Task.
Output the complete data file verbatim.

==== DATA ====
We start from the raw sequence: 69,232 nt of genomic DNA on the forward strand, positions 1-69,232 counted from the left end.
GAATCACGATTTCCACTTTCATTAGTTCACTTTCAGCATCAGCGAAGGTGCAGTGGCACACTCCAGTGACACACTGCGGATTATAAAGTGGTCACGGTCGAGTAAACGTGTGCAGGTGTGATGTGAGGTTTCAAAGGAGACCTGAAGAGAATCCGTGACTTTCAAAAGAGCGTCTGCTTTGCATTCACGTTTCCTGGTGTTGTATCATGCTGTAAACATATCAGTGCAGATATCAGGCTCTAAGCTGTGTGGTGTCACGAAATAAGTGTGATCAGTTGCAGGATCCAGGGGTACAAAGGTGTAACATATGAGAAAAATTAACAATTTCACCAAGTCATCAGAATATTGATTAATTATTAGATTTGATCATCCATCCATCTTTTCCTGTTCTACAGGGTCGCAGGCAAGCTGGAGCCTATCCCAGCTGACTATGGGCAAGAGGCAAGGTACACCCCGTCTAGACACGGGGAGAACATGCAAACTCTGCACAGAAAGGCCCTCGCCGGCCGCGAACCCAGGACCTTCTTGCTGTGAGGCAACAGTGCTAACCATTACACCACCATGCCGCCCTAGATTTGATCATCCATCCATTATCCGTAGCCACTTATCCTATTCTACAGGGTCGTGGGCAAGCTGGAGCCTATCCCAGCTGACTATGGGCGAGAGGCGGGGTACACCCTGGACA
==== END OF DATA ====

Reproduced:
We start from the raw sequence: 69,232 nt of genomic DNA on the forward strand, positions 1-69,232 counted from the left end.
GAATCACGATTTCCACTTTCATTAGTTCACTTTCAGCATCAGCGAAGGTGCAGTGGCACACTCCAGTGACACACTGCGGATTATAAAGTGGTCACGGTCGAGTAAACGTGTGCAGGTGTGATGTGAGGTTTCAAAGGAGACCTGAAGAGAATCCGTGACTTTCAAAAGAGCGTCTGCTTTGCATTCACGTTTCCTGGTGTTGTATCATGCTGTAAACATATCAGTGCAGATATCAGGCTCTAAGCTGTGTGGTGTCACGAAATAAGTGTGATCAGTTGCAGGATCCAGGGGTACAAAGGTGTAACATATGAGAAAAATTAACAATTTCACCAAGTCATCAGAATATTGATTAATTATTAGATTTGATCATCCATCCATCTTTTCCTGTTCTACAGGGTCGCAGGCAAGCTGGAGCCTATCCCAGCTGACTATGGGCAAGAGGCAAGGTACACCCCGTCTAGACACGGGGAGAACATGCAAACTCTGCACAGAAAGGCCCTCGCCGGCCGCGAACCCAGGACCTTCTTGCTGTGAGGCAACAGTGCTAACCATTACACCACCATGCCGCCCTAGATTTGATCATCCATCCATTATCCGTAGCCACTTATCCTATTCTACAGGGTCGTGGGCAAGCTGGAGCCTATCCCAGCTGACTATGGGCGAGAGGCGGGGTACACCCTGGACA